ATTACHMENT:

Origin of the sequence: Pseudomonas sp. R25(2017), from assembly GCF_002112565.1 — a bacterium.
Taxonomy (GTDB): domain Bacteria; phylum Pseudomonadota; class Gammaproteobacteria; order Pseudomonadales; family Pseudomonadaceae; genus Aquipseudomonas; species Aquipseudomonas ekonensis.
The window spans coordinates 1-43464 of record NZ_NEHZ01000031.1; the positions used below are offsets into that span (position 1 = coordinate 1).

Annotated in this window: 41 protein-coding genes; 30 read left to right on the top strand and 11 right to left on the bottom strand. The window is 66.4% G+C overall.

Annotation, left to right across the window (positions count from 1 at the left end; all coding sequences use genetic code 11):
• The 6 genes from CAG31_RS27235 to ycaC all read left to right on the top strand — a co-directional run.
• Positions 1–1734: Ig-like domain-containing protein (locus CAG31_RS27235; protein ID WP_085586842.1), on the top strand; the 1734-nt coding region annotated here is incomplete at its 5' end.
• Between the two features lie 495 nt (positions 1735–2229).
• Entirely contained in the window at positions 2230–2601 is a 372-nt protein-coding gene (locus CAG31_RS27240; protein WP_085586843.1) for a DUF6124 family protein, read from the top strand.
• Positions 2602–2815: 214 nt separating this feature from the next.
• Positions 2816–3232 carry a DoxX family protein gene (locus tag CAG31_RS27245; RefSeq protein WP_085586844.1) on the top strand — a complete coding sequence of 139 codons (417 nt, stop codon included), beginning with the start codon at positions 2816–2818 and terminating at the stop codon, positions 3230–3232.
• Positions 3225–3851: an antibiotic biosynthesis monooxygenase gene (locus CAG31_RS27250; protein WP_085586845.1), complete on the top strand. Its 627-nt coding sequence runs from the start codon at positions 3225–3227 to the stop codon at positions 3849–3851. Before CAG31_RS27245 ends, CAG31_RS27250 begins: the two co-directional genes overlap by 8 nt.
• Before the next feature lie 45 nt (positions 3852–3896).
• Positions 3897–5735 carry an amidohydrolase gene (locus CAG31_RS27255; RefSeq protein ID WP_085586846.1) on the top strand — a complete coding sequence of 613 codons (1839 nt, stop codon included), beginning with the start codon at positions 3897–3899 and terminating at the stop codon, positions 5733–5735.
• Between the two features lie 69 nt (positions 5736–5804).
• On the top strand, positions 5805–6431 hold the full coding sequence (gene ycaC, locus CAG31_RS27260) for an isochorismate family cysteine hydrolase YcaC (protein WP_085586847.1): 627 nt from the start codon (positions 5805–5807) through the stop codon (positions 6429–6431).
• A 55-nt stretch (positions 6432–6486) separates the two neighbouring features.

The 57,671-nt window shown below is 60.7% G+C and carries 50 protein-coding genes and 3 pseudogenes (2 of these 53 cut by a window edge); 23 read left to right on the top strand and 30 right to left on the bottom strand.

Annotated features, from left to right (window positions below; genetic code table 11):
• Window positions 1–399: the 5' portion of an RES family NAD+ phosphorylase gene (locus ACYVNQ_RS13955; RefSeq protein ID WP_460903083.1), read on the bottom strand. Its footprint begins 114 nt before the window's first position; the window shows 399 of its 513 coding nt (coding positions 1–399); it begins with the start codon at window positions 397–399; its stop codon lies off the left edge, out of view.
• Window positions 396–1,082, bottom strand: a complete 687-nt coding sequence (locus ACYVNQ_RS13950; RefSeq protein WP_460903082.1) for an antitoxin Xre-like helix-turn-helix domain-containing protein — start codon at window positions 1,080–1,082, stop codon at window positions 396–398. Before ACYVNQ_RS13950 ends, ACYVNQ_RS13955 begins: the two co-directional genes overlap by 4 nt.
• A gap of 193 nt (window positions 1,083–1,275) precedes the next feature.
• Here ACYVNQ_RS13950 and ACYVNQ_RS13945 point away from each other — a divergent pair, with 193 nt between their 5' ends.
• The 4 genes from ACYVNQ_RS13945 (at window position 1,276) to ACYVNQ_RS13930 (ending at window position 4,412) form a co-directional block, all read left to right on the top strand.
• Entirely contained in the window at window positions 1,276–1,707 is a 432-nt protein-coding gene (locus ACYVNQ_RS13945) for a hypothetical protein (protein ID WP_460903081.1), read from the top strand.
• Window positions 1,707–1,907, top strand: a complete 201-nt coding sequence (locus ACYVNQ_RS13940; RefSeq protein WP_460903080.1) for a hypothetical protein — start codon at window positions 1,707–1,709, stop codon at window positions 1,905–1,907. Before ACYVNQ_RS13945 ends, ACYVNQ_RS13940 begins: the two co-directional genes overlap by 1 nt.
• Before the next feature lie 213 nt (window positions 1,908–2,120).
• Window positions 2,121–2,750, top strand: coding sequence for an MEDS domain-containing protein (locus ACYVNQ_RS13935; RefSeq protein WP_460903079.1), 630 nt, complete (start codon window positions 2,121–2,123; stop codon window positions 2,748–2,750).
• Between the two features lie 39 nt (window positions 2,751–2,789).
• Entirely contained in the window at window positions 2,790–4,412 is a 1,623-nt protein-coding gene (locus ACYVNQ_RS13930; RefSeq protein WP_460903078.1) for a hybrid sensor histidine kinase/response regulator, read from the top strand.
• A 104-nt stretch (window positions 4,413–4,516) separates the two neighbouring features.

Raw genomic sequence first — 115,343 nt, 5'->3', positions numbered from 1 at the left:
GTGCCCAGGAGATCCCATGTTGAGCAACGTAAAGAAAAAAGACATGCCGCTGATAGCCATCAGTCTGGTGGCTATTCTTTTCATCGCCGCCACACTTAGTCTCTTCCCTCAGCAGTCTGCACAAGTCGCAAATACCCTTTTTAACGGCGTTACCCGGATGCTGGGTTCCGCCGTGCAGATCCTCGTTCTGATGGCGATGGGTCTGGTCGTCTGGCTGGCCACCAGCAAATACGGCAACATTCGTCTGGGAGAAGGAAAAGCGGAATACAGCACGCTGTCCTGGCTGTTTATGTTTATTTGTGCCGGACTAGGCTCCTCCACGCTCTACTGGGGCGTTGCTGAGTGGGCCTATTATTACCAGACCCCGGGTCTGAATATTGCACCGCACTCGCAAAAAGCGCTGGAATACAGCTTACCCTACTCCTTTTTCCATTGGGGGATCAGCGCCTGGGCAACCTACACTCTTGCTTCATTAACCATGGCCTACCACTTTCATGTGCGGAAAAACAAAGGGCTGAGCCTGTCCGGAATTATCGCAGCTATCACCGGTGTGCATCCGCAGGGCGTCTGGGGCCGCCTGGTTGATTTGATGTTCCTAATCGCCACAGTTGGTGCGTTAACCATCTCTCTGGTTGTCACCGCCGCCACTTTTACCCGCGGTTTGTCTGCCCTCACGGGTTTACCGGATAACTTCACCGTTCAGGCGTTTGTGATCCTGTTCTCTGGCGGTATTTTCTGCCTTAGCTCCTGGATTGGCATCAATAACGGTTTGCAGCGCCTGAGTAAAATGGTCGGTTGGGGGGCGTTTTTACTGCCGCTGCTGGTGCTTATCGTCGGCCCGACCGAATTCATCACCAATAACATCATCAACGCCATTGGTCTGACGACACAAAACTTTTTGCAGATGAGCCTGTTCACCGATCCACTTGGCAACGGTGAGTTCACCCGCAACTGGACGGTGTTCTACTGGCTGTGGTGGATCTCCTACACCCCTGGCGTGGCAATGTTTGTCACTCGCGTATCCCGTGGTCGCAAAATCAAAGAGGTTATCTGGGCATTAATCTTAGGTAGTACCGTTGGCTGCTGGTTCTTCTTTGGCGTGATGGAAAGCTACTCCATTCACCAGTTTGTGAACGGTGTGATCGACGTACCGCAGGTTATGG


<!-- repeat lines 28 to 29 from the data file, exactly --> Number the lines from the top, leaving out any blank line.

• Window positions 2,121–2,750, top strand: coding sequence for an MEDS domain-containing protein (locus ACYVNQ_RS13935; RefSeq protein WP_460903079.1), 630 nt, complete (start codon window positions 2,121–2,123; stop codon window positions 2,748–2,750).
• Between the two features lie 39 nt (window positions 2,751–2,789).